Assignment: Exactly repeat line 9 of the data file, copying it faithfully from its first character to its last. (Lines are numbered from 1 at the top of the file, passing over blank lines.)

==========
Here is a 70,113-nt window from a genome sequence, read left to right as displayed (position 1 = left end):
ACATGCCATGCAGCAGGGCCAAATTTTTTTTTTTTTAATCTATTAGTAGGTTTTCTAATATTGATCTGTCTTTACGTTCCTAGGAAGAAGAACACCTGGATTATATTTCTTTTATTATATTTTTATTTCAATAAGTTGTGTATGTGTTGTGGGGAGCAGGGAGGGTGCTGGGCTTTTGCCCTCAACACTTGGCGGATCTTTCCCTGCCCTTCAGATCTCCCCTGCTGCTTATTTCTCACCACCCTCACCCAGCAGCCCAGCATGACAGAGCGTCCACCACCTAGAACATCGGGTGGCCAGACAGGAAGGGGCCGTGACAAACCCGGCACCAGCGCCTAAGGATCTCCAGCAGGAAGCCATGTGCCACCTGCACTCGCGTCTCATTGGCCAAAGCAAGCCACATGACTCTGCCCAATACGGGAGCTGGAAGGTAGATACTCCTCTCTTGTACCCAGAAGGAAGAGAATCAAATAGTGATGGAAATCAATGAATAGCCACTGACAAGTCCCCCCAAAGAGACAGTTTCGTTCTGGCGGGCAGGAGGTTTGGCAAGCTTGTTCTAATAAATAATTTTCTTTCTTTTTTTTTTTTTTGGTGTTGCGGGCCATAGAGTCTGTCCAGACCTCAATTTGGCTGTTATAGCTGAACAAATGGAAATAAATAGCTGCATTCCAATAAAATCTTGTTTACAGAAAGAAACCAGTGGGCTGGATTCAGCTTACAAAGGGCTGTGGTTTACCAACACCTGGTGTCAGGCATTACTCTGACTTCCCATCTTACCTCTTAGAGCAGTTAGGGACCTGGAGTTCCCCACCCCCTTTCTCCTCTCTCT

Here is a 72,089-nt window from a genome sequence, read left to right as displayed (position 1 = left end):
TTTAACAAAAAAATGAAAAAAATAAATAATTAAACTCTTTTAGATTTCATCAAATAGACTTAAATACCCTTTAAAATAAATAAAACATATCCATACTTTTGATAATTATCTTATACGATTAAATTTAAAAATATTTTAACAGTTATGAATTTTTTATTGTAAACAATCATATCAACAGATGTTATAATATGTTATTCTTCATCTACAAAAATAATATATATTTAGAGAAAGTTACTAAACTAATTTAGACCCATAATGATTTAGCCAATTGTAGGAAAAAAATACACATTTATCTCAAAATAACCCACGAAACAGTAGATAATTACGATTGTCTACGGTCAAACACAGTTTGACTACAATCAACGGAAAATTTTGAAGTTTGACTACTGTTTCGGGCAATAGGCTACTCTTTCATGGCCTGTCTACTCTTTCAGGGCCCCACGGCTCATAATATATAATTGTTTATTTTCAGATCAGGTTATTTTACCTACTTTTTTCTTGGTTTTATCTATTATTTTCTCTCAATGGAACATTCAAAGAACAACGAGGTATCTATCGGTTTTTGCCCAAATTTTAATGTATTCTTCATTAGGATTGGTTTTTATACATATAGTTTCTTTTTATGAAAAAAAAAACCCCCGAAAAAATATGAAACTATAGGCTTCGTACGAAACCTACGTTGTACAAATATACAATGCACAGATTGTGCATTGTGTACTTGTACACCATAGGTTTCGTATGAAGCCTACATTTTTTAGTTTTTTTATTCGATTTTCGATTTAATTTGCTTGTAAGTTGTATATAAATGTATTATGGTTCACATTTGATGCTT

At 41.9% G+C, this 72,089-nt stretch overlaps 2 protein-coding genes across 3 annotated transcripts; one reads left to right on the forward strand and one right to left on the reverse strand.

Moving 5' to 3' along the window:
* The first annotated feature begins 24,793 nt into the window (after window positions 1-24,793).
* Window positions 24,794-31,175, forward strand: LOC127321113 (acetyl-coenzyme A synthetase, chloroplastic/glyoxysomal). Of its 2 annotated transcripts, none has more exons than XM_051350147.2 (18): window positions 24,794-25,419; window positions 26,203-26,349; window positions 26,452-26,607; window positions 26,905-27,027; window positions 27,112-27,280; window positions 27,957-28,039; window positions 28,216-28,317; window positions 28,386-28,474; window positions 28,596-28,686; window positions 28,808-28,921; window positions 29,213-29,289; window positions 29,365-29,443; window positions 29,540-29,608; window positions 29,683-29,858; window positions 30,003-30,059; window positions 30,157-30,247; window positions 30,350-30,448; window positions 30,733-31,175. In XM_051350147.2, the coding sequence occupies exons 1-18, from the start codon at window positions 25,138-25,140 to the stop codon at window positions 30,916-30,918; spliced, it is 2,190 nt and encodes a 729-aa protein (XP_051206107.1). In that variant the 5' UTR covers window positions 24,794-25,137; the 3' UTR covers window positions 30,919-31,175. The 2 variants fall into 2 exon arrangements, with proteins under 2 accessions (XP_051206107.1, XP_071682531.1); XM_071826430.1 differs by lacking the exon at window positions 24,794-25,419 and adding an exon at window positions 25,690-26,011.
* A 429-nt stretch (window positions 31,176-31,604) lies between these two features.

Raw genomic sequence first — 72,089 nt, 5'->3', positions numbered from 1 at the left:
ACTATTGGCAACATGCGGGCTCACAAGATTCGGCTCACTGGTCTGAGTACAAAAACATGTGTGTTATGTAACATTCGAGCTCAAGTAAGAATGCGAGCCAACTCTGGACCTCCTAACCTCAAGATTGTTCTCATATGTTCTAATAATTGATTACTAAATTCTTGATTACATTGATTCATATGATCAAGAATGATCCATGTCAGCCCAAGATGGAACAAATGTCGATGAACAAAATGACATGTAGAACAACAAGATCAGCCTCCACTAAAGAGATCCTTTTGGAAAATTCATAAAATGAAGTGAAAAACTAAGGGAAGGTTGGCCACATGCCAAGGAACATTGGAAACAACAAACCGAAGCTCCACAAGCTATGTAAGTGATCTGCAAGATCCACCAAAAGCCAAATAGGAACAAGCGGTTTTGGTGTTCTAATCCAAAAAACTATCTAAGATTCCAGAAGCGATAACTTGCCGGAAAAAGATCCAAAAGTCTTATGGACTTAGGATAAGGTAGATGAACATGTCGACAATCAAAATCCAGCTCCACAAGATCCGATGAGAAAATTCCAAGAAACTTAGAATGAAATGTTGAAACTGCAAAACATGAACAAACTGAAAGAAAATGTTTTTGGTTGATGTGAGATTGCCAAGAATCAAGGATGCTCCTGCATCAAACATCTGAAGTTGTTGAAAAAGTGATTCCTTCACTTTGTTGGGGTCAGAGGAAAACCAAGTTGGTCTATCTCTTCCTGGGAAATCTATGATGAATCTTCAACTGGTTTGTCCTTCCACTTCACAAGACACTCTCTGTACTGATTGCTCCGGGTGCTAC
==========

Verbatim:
* A 429-nt stretch (window positions 31,176-31,604) lies between these two features.